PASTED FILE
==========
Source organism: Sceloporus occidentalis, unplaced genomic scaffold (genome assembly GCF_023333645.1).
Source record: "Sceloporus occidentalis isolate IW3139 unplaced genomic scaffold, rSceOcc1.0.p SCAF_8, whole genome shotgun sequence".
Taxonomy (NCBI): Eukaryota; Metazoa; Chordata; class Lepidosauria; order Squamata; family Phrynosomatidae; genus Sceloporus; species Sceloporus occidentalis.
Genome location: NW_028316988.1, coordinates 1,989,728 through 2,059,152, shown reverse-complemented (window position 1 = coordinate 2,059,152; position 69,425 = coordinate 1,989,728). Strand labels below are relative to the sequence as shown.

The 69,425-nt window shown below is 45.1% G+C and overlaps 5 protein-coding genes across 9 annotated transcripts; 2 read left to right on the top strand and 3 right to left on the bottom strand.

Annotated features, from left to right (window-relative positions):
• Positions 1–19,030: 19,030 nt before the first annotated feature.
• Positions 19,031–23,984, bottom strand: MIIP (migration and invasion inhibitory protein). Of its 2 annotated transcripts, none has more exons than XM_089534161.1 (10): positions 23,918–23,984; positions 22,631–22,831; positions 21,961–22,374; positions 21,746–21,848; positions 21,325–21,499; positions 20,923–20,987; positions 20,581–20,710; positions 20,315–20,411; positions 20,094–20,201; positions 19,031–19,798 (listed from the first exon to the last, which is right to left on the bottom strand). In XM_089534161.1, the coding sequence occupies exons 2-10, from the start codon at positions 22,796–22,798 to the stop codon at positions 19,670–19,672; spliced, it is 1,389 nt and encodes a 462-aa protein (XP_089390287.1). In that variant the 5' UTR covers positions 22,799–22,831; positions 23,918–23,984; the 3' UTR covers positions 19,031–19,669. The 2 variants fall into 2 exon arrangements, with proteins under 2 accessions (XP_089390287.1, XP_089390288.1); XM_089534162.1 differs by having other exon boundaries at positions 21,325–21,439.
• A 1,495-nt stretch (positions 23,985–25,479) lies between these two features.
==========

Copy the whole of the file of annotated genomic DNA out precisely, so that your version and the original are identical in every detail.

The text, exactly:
Source organism: Sceloporus occidentalis, unplaced genomic scaffold (genome assembly GCF_023333645.1).
Source record: "Sceloporus occidentalis isolate IW3139 unplaced genomic scaffold, rSceOcc1.0.p SCAF_8, whole genome shotgun sequence".
Taxonomy (NCBI): Eukaryota; Metazoa; Chordata; class Lepidosauria; order Squamata; family Phrynosomatidae; genus Sceloporus; species Sceloporus occidentalis.
Genome location: NW_028316988.1, coordinates 1,989,728 through 2,059,152, shown reverse-complemented (window position 1 = coordinate 2,059,152; position 69,425 = coordinate 1,989,728). Strand labels below are relative to the sequence as shown.

The 69,425-nt window shown below is 45.1% G+C and overlaps 5 protein-coding genes across 9 annotated transcripts; 2 read left to right on the top strand and 3 right to left on the bottom strand.

Annotated features, from left to right (window-relative positions):
• Positions 1–19,030: 19,030 nt before the first annotated feature.
• Positions 19,031–23,984, bottom strand: MIIP (migration and invasion inhibitory protein). Of its 2 annotated transcripts, none has more exons than XM_089534161.1 (10): positions 23,918–23,984; positions 22,631–22,831; positions 21,961–22,374; positions 21,746–21,848; positions 21,325–21,499; positions 20,923–20,987; positions 20,581–20,710; positions 20,315–20,411; positions 20,094–20,201; positions 19,031–19,798 (listed from the first exon to the last, which is right to left on the bottom strand). In XM_089534161.1, the coding sequence occupies exons 2-10, from the start codon at positions 22,796–22,798 to the stop codon at positions 19,670–19,672; spliced, it is 1,389 nt and encodes a 462-aa protein (XP_089390287.1). In that variant the 5' UTR covers positions 22,799–22,831; positions 23,918–23,984; the 3' UTR covers positions 19,031–19,669. The 2 variants fall into 2 exon arrangements, with proteins under 2 accessions (XP_089390287.1, XP_089390288.1); XM_089534162.1 differs by having other exon boundaries at positions 21,325–21,439.
• A 1,495-nt stretch (positions 23,985–25,479) lies between these two features.